Besides these efforts, curriculum development committees were meeting internally and with external representatives of the local health-care industry to make decisions concerning curriculum modifications. A conclusion drawn from these various research activities was that there was a need to provide more cross-training involving other nursing-related occupations. An increased emphasis on critical health care was also identified. In addition, several faculty mentioned the need to prepare students to work in nursing-related occupations in a wider variety of settings than hospitals. Home health care and extended health-care facilities (nursing homes) were frequently mentioned as settings that would have a growing need for registered nurses. These were seen as viable alternatives to the large corporate hospitals in the area that were aggressively downsizing their registered nursing staffs.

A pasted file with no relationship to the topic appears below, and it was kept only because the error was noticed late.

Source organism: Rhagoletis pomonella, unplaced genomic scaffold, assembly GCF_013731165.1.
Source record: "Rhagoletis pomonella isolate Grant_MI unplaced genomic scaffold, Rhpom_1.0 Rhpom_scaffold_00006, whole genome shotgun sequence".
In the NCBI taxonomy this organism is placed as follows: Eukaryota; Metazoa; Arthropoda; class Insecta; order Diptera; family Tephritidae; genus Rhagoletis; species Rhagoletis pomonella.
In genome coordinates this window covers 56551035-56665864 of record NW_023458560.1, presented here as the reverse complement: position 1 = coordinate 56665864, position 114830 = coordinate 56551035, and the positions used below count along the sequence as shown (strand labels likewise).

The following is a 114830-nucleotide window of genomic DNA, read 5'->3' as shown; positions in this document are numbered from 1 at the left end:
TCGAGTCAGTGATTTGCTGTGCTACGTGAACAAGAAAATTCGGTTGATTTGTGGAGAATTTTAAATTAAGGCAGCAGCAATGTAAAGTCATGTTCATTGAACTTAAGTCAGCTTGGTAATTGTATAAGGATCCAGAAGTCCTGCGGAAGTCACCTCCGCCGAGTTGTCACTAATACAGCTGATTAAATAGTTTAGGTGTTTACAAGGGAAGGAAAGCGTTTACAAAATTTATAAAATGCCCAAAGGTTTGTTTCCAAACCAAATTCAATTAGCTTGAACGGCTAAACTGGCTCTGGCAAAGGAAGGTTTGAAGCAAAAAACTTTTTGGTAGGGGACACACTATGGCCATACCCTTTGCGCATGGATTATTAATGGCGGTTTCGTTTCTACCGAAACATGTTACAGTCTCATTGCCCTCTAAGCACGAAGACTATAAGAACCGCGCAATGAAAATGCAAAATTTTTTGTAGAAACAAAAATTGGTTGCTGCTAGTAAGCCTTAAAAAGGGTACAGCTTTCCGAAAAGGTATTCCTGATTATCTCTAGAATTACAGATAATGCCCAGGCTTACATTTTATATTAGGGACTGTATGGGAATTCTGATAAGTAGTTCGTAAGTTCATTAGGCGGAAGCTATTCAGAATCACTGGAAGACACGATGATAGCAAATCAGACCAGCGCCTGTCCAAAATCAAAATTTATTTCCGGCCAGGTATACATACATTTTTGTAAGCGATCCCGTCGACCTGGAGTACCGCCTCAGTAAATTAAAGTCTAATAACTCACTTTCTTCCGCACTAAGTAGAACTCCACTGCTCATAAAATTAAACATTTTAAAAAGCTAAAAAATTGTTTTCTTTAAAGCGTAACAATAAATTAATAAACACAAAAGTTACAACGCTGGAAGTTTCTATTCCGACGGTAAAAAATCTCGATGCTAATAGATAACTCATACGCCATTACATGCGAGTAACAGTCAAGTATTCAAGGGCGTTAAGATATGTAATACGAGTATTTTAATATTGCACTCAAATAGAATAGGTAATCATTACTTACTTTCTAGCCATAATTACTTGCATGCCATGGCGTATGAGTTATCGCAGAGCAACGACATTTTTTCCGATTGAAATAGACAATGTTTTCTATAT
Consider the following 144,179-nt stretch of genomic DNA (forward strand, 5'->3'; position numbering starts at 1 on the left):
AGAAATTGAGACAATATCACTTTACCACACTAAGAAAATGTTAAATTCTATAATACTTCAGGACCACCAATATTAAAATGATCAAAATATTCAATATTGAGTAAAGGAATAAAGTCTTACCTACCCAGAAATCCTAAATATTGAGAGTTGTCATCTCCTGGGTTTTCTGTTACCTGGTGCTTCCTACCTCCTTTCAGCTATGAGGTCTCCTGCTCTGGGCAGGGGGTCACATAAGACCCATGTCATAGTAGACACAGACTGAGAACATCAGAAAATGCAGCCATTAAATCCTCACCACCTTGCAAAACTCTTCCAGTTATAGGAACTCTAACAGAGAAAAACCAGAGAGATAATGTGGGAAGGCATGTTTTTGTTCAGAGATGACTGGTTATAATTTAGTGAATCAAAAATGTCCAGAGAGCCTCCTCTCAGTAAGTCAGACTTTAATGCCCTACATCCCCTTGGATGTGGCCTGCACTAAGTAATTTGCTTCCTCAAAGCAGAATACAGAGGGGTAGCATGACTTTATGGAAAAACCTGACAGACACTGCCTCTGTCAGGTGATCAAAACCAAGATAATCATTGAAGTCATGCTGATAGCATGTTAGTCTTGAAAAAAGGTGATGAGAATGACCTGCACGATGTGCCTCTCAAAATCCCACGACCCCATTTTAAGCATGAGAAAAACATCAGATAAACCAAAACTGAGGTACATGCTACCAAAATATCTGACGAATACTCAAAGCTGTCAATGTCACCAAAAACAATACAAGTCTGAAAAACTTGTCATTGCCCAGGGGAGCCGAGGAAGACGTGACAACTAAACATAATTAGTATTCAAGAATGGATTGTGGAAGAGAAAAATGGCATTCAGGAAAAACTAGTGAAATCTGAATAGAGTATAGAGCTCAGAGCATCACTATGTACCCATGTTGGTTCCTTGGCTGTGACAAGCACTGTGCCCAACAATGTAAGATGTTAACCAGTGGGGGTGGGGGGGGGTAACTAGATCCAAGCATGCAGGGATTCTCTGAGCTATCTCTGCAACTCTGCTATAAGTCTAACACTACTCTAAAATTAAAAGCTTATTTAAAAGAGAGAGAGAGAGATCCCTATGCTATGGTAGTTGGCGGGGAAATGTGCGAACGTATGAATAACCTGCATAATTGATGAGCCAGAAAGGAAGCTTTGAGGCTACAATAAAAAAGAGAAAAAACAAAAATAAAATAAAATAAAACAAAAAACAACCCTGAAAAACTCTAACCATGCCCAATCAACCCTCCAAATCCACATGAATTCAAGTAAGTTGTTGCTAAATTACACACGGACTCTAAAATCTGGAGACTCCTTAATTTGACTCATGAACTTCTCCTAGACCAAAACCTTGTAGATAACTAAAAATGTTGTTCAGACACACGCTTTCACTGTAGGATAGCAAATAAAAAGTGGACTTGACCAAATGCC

The health-care industry in Columbus is large and diverse to accommodate the growing metropolitan population of over one million. The nursing students were working in over twenty clinical settings in the central Ohio area. According to the Assistant Director of the program, who had responsibility for clinical placements, CSCC had a long-standing relationship with most of these health-care employers. Most were actively involved in the program's advisory committee which met routinely to review curriculum and evaluate the clinical placements provided for student nurses. Graduates of the program had assumed positions in many of the local health-care settings, providing a network to assist with classroom and clinical teaching.
Another stakeholder group that cannot be forgotten in relationship to the nursing occupation is the credentialing agencies. For CSCC, the key groups are the National League for Nursing and the Ohio Board of Nursing. These groups set the standards for the nursing occupation and the programs designed to prepare nurses. (Issues related to these licensure boards are mentioned in the "Lessons Learned" section.)